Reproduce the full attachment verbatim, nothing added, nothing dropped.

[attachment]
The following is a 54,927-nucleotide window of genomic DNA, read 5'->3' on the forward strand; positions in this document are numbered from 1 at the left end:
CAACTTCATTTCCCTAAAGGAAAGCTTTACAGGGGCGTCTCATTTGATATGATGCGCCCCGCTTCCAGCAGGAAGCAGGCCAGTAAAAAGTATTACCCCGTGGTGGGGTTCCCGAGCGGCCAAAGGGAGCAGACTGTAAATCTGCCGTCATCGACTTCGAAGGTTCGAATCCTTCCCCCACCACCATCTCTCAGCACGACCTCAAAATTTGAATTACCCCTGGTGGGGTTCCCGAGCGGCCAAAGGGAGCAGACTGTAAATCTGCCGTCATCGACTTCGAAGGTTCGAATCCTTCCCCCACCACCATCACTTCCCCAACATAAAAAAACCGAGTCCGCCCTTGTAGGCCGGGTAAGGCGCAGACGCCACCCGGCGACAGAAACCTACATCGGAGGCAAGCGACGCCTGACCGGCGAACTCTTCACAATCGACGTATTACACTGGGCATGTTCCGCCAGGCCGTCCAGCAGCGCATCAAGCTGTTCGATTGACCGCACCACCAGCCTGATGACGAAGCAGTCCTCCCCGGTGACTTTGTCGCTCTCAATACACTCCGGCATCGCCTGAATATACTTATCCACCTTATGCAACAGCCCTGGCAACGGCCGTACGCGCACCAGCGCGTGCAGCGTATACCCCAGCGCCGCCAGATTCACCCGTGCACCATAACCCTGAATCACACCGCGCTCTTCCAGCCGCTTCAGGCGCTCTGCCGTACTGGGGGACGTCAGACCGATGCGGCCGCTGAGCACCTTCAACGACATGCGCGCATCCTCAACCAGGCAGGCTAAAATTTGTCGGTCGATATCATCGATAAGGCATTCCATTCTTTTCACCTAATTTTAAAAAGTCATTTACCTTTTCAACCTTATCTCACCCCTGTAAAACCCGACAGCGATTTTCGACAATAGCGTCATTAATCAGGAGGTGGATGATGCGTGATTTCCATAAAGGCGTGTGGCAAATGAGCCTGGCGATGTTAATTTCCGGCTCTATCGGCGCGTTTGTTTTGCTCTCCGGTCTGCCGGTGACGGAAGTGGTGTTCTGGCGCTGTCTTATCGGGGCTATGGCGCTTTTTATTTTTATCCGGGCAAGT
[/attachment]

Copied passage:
The following is a 54,927-nucleotide window of genomic DNA, read 5'->3' on the forward strand; positions in this document are numbered from 1 at the left end:
CAACTTCATTTCCCTAAAGGAAAGCTTTACAGGGGCGTCTCATTTGATATGATGCGCCCCGCTTCCAGCAGGAAGCAGGCCAGTAAAAAGTATTACCCCGTGGTGGGGTTCCCGAGCGGCCAAAGGGAGCAGACTGTAAATCTGCCGTCATCGACTTCGAAGGTTCGAATCCTTCCCCCACCACCATCTCTCAGCACGACCTCAAAATTTGAATTACCCCTGGTGGGGTTCCCGAGCGGCCAAAGGGAGCAGACTGTAAATCTGCCGTCATCGACTTCGAAGGTTCGAATCCTTCCCCCACCACCATCACTTCCCCAACATAAAAAAACCGAGTCCGCCCTTGTAGGCCGGGTAAGGCGCAGACGCCACCCGGCGACAGAAACCTACATCGGAGGCAAGCGACGCCTGACCGGCGAACTCTTCACAATCGACGTATTACACTGGGCATGTTCCGCCAGGCCGTCCAGCAGCGCATCAAGCTGTTCGATTGACCGCACCACCAGCCTGATGACGAAGCAGTCCTCCCCGGTGACTTTGTCGCTCTCAATACACTCCGGCATCGCCTGAATATACTTATCCACCTTATGCAACAGCCCTGGCAACGGCCGTACGCGCACCAGCGCGTGCAGCGTATACCCCAGCGCCGCCAGATTCACCCGTGCACCATAACCCTGAATCACACCGCGCTCTTCCAGCCGCTTCAGGCGCTCTGCCGTACTGGGGGACGTCAGACCGATGCGGCCGCTGAGCACCTTCAACGACATGCGCGCATCCTCAACCAGGCAGGCTAAAATTTGTCGGTCGATATCATCGATAAGGCATTCCATTCTTTTCACCTAATTTTAAAAAGTCATTTACCTTTTCAACCTTATCTCACCCCTGTAAAACCCGACAGCGATTTTCGACAATAGCGTCATTAATCAGGAGGTGGATGATGCGTGATTTCCATAAAGGCGTGTGGCAAATGAGCCTGGCGATGTTAATTTCCGGCTCTATCGGCGCGTTTGTTTTGCTCTCCGGTCTGCCGGTGACGGAAGTGGTGTTCTGGCGCTGTCTTATCGGGGCTATGGCGCTTTTTATTTTTATCCGGGCAAGT